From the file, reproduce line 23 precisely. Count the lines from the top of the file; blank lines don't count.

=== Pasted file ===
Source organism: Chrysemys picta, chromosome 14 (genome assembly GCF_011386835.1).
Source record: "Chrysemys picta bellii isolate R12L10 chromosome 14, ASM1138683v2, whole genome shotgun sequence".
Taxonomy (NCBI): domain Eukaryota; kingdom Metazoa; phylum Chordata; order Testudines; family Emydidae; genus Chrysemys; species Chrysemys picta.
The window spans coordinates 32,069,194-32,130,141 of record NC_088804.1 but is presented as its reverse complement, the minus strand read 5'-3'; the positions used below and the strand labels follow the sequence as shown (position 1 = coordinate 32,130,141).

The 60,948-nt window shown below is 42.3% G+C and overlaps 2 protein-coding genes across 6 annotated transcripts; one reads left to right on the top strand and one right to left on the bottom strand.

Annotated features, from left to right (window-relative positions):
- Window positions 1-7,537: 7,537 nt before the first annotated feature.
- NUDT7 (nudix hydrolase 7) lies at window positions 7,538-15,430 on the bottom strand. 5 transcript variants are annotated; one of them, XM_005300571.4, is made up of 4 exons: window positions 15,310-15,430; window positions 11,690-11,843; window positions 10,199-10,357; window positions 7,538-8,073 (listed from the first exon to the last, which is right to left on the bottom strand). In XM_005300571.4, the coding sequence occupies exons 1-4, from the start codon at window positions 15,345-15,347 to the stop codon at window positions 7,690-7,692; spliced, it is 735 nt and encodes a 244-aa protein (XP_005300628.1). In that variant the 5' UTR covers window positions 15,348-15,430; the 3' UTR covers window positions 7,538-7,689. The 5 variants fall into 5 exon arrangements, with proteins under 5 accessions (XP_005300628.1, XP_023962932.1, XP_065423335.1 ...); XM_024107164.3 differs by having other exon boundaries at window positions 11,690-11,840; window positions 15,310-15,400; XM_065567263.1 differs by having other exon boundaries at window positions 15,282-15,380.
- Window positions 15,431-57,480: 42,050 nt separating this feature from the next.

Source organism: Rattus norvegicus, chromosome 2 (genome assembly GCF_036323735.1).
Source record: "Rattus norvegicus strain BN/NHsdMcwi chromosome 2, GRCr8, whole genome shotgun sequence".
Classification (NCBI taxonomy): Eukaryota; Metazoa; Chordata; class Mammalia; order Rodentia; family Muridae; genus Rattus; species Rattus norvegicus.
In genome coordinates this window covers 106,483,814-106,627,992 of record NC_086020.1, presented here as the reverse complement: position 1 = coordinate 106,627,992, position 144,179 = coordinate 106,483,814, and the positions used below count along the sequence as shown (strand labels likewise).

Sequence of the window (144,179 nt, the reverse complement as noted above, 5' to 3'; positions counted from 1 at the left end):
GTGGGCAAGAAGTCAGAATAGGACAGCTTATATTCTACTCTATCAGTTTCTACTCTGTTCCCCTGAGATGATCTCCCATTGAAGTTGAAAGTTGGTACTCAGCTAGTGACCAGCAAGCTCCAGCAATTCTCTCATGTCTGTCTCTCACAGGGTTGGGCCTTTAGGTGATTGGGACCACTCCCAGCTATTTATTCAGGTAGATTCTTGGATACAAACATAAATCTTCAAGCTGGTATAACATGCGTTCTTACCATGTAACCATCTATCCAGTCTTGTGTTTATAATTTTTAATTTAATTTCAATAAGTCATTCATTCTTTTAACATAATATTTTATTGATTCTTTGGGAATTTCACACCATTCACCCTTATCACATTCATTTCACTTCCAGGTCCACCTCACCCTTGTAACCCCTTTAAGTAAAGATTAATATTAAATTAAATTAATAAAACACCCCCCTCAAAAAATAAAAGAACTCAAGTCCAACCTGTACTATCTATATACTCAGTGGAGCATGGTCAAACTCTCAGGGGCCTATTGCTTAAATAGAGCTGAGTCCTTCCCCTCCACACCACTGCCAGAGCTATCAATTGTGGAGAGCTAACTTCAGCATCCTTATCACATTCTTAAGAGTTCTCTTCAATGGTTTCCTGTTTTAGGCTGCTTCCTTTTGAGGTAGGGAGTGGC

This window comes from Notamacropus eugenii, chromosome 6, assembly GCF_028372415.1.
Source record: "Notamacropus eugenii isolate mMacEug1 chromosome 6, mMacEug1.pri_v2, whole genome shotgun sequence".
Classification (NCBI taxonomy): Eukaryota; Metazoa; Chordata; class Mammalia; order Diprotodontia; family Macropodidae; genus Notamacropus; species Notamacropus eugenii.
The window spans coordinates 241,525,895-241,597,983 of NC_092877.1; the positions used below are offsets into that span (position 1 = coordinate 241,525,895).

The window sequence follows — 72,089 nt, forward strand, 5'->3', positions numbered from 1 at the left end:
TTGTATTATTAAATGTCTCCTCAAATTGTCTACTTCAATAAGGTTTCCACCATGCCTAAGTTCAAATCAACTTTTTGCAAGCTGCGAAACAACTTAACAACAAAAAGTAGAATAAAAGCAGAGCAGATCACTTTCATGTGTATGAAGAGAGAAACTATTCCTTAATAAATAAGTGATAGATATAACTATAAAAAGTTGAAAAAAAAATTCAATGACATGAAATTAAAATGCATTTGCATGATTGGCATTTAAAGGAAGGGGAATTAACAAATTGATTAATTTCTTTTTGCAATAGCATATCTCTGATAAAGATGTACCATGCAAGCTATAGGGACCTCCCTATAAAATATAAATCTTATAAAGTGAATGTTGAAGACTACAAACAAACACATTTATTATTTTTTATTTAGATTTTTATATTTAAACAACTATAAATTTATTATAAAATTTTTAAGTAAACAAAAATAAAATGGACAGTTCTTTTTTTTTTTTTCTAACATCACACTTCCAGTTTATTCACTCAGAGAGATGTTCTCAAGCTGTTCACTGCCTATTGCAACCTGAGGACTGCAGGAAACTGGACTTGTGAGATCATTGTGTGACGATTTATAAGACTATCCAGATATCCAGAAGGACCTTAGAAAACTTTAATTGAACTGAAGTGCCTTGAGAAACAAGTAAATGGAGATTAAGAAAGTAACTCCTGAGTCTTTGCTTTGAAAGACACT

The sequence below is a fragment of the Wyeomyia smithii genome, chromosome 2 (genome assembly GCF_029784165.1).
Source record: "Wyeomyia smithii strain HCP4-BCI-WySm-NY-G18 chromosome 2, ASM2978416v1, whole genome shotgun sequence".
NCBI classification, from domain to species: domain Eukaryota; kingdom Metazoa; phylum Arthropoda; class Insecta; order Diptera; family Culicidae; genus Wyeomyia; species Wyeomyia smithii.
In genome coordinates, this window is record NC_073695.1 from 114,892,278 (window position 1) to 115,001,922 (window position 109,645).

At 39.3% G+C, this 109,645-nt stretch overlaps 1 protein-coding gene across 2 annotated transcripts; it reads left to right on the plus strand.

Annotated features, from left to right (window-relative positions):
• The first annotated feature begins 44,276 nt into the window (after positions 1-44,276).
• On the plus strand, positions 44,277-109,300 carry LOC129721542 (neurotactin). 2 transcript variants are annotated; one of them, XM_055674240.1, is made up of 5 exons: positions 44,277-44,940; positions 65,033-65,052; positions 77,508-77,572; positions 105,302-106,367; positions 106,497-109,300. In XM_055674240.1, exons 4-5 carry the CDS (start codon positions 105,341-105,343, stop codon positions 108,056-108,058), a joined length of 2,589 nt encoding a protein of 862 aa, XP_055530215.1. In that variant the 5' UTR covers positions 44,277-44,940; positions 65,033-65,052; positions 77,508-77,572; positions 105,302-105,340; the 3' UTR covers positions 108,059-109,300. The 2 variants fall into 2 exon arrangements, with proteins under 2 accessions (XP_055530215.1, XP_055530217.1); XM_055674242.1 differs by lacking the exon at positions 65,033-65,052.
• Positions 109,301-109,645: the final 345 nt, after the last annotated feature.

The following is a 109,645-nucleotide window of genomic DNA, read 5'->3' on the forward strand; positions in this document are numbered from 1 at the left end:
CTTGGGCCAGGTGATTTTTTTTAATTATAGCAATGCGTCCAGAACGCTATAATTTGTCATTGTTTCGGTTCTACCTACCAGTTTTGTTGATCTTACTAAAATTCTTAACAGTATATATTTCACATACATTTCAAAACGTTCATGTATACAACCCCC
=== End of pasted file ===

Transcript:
Source record: "Wyeomyia smithii strain HCP4-BCI-WySm-NY-G18 chromosome 2, ASM2978416v1, whole genome shotgun sequence".